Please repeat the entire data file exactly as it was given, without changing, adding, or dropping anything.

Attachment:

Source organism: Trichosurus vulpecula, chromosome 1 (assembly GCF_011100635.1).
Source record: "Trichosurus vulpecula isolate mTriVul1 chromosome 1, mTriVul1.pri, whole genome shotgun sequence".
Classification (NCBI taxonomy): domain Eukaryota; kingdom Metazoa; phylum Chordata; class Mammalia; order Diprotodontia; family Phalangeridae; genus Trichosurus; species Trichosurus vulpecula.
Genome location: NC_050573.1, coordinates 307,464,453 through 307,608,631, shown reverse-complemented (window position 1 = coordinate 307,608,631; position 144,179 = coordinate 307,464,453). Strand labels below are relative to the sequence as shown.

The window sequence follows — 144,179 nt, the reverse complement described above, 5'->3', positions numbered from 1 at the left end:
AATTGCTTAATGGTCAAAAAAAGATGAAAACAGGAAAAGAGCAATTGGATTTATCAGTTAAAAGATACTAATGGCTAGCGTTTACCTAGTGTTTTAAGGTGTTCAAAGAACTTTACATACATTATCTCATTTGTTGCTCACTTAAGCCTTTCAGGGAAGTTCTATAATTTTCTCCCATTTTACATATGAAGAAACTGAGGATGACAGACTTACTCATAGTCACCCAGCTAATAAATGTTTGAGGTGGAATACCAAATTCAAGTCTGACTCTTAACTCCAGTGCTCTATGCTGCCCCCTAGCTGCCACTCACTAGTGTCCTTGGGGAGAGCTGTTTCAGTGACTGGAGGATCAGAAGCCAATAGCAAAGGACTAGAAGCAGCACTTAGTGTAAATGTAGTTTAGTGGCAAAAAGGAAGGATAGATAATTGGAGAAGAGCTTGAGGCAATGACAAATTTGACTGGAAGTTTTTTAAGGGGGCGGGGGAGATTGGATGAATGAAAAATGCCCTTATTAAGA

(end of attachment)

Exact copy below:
Source organism: Trichosurus vulpecula, chromosome 1 (assembly GCF_011100635.1).
Source record: "Trichosurus vulpecula isolate mTriVul1 chromosome 1, mTriVul1.pri, whole genome shotgun sequence".
Classification (NCBI taxonomy): domain Eukaryota; kingdom Metazoa; phylum Chordata; class Mammalia; order Diprotodontia; family Phalangeridae; genus Trichosurus; species Trichosurus vulpecula.
Genome location: NC_050573.1, coordinates 307,464,453 through 307,608,631, shown reverse-complemented (window position 1 = coordinate 307,608,631; position 144,179 = coordinate 307,464,453). Strand labels below are relative to the sequence as shown.

The window sequence follows — 144,179 nt, the reverse complement described above, 5'->3', positions numbered from 1 at the left end:
AATTGCTTAATGGTCAAAAAAAGATGAAAACAGGAAAAGAGCAATTGGATTTATCAGTTAAAAGATACTAATGGCTAGCGTTTACCTAGTGTTTTAAGGTGTTCAAAGAACTTTACATACATTATCTCATTTGTTGCTCACTTAAGCCTTTCAGGGAAGTTCTATAATTTTCTCCCATTTTACATATGAAGAAACTGAGGATGACAGACTTACTCATAGTCACCCAGCTAATAAATGTTTGAGGTGGAATACCAAATTCAAGTCTGACTCTTAACTCCAGTGCTCTATGCTGCCCCCTAGCTGCCACTCACTAGTGTCCTTGGGGAGAGCTGTTTCAGTGACTGGAGGATCAGAAGCCAATAGCAAAGGACTAGAAGCAGCACTTAGTGTAAATGTAGTTTAGTGGCAAAAAGGAAGGATAGATAATTGGAGAAGAGCTTGAGGCAATGACAAATTTGACTGGAAGTTTTTTAAGGGGGCGGGGGAGATTGGATGAATGAAAAATGCCCTTATTAAGA